Andy Lewis is the Commercial Director of USN. The brand was founded by Mountain Biking enthusiast Albé Geldenhuys in South Africa in 1999 and has since become one of the world’s most prominent supplement brands, with a strong and increasing presence here in the UK.
We spoke to Andy about how USN has become one of the world’s leading supplement brands, their highly successful Body Makeover Challenge, and what the future holds for the supplements industry.
What are some of the biggest factors behind USN’s success?
Probably the single biggest secret has been lots activity. Particularly in the early days we attended small events, handed out lots of samples, and always focused on getting product in people’s hands (rather than worrying about selling them). We have always spoken about the brand and product range, rather than any specific product. We’ve led with the brand, and the brand has carried the product with it.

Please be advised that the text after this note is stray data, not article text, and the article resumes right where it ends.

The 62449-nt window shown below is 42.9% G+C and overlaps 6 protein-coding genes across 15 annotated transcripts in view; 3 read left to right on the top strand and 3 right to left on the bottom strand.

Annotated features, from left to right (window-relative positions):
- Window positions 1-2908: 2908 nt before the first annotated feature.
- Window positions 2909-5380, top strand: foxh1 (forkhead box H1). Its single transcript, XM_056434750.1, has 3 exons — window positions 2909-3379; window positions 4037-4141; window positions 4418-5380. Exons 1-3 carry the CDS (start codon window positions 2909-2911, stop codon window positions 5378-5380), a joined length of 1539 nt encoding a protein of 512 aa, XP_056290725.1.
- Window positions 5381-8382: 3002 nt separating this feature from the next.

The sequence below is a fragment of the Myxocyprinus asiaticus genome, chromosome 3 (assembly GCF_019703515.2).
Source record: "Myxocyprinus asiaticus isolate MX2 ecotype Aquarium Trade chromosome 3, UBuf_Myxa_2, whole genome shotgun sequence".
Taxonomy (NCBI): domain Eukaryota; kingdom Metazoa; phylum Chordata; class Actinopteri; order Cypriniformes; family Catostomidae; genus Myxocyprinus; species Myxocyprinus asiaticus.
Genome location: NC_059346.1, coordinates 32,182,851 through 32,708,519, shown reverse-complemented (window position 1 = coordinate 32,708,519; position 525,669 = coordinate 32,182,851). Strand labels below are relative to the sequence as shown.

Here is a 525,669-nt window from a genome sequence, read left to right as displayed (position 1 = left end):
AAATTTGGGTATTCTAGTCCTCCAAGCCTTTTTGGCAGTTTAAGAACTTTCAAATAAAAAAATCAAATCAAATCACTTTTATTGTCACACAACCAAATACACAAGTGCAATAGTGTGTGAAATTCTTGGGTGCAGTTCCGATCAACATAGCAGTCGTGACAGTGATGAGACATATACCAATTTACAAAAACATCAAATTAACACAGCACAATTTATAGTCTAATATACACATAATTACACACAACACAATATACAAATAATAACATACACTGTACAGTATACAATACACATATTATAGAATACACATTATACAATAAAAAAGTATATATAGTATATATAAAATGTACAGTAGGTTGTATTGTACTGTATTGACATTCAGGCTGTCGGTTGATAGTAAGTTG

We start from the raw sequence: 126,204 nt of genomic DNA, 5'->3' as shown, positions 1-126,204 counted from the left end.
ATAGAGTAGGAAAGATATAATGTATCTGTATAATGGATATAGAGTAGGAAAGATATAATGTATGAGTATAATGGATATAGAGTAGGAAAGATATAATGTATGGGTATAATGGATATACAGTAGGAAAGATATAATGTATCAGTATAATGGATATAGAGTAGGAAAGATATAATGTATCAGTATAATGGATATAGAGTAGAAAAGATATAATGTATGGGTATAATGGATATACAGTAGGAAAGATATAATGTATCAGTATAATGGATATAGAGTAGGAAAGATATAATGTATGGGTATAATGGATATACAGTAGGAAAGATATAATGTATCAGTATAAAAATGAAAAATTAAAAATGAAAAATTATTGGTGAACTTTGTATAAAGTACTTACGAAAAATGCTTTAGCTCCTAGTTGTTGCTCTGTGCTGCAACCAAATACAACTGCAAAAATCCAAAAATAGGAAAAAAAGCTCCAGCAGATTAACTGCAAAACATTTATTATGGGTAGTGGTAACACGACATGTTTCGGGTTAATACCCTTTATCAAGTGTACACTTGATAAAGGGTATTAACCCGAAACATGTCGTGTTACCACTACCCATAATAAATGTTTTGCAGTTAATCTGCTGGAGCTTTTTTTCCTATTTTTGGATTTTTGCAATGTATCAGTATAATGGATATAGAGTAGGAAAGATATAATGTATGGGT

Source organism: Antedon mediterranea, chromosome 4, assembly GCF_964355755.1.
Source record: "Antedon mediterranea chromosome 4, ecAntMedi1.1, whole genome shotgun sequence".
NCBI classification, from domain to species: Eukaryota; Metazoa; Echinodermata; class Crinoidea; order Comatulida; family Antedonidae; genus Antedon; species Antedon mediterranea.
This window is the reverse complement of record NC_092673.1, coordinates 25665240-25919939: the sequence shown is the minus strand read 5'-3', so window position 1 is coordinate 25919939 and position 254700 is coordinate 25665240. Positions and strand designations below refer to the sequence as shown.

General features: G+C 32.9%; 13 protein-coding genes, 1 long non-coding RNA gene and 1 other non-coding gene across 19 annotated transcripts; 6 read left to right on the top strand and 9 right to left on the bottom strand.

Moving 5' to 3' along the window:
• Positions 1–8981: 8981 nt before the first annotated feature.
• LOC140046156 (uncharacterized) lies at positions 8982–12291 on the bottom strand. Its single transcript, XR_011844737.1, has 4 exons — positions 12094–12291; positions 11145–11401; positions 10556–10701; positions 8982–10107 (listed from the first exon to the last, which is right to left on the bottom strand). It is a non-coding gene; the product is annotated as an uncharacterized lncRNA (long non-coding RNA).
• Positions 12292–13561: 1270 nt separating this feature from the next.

The USN Brand means something, is consistent, and stands for quality. It has a look and a place in the market. The other thing we’ve really been good at is going to talk to people and sharing product with them at the triathlon events and cycling events, and through media outlets. As a brand we’ve sponsored things like NABBA and BodyPower Classic.
The business grew up in specialist trade – nutrition stores and gyms. We’ve been able to move into mass-market accounts without it damaging our specialist trade because we’re leading with brand, which stops it becoming a commodity product. This has led to the likes of Tesco selling a range of our products rather than just one.